AVS Forum banner
  • Get an exclusive sneak peek into our new project. >>> Click Here
  • Our native mobile app has a new name: Fora Communities. Learn more.

Incredibly stupid question, but I just have to ask it.

521 Views 8 Replies 6 Participants Last post by  JohnnyWash1
I was playing with my models in WinISD and noticed that my cone excursion goes up with increased watts. That makes sense, as more power would mean more excursion. However, the excursion curve didn't change, which I understand as the cone excursion is tied to frequency, and then is amplified by the watts. Given all of this, my incredibly stupid question that I know the answer to but must hear it from somebody else is:

Does an amplifier rated at 650w RMS ALWAYS put out 650w? Or is the wattage controlled directly by the volume knob?
1 - 9 of 9 Posts
The amount of current allowed to flow is based on the size of the signal from the input source. A large signal causes more current to flow and results in more amplification than the smaller signal. The 650W is the maximum that amp is rated to output, so the wattage can vary from 1 watts to 650 watts depending on the signal given.
So even though it says 650W RMS it is not always putting out 650W?
No. If there is no input signal, it is not amplifying anything, so it is not putting out any power. If there is a small input signal, it will only be a small output signal. The max the amplifier can output as per that rating is 650.
Just think about it, if the amp is on and there is no signal, as in the woofer is not making any noise is the amp using up any power to keep the woofer silent. NO, it must then be leaking those 650 watts.

I would suggest putting a bucket under you amp (or under the subwoofer if using a plate amp) to catch all the leaking amp power.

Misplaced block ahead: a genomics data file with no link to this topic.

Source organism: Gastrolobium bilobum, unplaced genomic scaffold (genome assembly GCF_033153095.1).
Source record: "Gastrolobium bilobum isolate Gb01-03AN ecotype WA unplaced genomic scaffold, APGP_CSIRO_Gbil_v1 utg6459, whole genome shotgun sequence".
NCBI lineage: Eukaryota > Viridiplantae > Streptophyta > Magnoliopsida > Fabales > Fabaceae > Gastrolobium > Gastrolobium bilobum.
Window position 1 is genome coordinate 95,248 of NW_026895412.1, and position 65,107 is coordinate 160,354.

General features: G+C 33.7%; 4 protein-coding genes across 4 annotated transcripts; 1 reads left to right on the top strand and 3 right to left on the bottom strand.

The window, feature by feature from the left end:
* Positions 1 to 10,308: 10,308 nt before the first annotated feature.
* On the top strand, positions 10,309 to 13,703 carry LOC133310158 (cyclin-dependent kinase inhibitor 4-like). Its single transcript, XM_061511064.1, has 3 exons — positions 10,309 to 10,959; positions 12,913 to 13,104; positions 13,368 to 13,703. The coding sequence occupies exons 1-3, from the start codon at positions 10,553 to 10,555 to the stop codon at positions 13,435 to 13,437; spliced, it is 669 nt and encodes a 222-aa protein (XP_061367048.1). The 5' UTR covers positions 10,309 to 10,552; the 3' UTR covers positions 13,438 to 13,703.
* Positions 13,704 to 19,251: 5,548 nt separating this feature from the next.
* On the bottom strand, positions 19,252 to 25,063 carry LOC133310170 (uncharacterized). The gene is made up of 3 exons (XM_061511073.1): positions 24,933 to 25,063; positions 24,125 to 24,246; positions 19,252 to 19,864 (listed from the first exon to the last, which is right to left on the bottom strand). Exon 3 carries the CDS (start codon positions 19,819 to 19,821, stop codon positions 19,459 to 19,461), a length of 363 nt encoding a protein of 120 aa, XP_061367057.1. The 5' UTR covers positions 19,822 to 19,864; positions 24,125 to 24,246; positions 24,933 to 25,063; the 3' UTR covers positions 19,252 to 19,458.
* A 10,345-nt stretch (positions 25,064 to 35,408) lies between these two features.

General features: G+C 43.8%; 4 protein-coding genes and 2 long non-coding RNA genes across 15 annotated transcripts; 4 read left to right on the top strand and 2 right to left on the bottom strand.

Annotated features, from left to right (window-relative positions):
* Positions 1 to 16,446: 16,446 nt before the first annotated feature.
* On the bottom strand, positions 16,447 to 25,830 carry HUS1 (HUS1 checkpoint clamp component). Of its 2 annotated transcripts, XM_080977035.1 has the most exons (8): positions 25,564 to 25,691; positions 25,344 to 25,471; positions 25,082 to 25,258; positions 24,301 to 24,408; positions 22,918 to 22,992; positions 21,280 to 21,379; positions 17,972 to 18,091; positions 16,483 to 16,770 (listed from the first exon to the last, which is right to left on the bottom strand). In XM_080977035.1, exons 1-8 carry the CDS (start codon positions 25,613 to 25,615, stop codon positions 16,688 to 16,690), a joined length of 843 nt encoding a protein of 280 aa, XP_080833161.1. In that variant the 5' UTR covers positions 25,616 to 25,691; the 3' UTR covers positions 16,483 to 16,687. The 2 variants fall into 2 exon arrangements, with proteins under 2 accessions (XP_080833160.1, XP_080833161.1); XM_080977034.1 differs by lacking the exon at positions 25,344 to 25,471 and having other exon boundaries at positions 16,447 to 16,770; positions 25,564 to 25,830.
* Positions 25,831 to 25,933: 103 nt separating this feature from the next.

See less See more
reverse the polarity to that bucket and route it to another sub, double the output! I did a paper on going green not too long ago and mentioned this exact approach
See less See more
Loving these responses guys, keep them coming!

Like I said, I knew it was a stupid question, but these need to be answered too, sometimes.
See less See more
Amplifiers do what their name implies - they amplify a signal, namely the input voltage.

A 650W/8Ω at full power has a voltage at the speaker terminals of 72.11Vrms and would probably have a gain of 60x. So if you put a test tone of 1.2Vrms (72/60) into the input of the amplifier, did not connect a speaker, and measured the voltage at the speaker terminals, you'd see 72Vrms, but almost zero power. The meter will be very high impedance, probably close to 1GΩ.

When you now connect an 8Ω load to the terminals, 650W will be applied to the load. The current in the load will be

I = V/R = 72/8 = 9A.

A solid state amplifier simply supplies the voltage to the output terminals, and the load determines how much current flows*. If the speaker's impedance dropped to 4Ω at some point, it would pull 18A from the amplifier.

Power is voltage x current so 72V x 9A = 648W. (rounded because I'm lazy and used 72V, not 72.11V).

For a 4Ω load 72V x 18A = 1296W.

Now the source, whatever it is has some way of controlling the signal level, in this case the voltage. So if the test tone were reduced to 0.1vrms, the output voltage at the speaker terminals would be 6V (0.1x60), the current in the 8Ω load 0.75A (6/8) and the power supplied to the load 4.5W. So as you can see, the only thing that controls the power into a given load with a given amp is the signal level, and that is determined by the source material and the volume control (or gain) setting.

* All amplifiers have a current limit somewhere, and most do not double their output into half the load as in this example.
See less See more
  • Like
Reactions: 1
Just what I was looking for! Thank you!
1 - 9 of 9 Posts
This is an older thread, you may not receive a response, and could be reviving an old thread. Please consider creating a new thread.